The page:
1200 Square Feet of Wet ‘Chute

We finally got a reprieve from the rain and had some nice wind on our way to Punta Coco. Amazingly, just the minute after we got the hook set it started raining again and rained all night. In the morning it had stopped again and we up-anchored for Isla Contadora. As we rounded Isla San Telmo onto the lee side of the Perlas Islands where there is no ocean swell, a nice light breeze turned just aft of our starboard beam, which made perfect conditions for the flying the spinnaker.

Having sat around in the rain for too many days in the immediate past, I was itching to do some nice spinnaker sailing. Rob’s thoughts (very valid thoughts I might add) were that if we put up the chute it’ll rain and then we’ll have 1200 square feet of wet sail inside along with everything else that’s still wet. I pondered that thought for about 3 minutes, then pulled the sail out of the aft cabin and rigged it up. Just as the sock that contains the sail rose to the top and the chute filled, the rain started (already knew that, didn’t you?).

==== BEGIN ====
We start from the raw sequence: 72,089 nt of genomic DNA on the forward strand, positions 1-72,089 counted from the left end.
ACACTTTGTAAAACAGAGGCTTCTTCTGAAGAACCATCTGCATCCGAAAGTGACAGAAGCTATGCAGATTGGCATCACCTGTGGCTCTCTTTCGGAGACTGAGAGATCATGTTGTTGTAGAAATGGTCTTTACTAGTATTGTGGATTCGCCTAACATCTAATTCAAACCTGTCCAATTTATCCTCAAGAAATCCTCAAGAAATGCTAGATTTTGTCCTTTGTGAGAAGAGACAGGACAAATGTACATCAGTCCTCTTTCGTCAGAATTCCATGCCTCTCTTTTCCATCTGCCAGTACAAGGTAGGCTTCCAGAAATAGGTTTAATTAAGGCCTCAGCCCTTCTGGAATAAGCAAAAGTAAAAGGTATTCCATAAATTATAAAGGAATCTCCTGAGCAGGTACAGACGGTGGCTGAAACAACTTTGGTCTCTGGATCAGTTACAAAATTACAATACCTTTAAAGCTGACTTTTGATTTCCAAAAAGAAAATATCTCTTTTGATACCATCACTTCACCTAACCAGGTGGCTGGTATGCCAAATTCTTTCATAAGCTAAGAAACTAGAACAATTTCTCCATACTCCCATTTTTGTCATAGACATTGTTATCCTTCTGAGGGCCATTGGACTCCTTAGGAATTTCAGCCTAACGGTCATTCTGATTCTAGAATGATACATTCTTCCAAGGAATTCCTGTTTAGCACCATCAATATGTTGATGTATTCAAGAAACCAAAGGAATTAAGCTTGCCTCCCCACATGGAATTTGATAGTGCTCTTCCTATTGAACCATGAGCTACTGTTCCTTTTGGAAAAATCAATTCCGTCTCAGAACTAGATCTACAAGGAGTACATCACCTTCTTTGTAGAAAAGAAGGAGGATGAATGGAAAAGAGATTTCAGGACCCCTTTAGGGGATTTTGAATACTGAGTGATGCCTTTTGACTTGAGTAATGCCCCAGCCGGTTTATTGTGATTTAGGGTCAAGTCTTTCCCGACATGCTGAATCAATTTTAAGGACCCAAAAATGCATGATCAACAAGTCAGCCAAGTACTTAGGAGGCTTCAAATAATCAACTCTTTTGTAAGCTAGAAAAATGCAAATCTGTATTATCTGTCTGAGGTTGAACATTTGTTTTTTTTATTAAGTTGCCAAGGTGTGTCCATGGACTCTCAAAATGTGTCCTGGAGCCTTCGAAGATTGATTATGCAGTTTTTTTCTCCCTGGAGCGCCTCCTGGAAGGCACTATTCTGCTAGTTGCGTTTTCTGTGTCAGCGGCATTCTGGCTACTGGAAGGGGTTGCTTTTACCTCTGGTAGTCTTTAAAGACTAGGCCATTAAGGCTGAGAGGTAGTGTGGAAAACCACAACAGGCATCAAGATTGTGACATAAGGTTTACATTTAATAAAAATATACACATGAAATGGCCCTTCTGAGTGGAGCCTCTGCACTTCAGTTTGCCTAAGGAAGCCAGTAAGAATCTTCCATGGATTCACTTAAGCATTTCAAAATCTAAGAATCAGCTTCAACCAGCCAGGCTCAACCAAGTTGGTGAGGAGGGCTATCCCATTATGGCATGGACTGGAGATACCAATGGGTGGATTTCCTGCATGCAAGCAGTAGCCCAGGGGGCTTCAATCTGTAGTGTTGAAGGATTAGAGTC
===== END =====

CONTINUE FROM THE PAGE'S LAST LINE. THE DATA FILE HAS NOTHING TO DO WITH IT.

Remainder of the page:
Yup, he was right again. Fortunately I waited out the rain and the sun came out eventually and we had an awesome day sailing north in perfect conditions. Then as we rounded the north end of the Perlas and set a lay line for our anchorage the clouds started to threaten again. I knew I had about 10 minutes to decide whether there would be wet sail or dry sail in the boat, but it was just too good to put away and I opted for wet sail, hoping it would dry a second time.

That, of course, was not meant to be. After the rain started the wind completely died. So we socked the chute, motored into the anchorage, and put 1200 square feet of wet chute in the aft cabin.

Spinnaker sailing in the Pearl Islands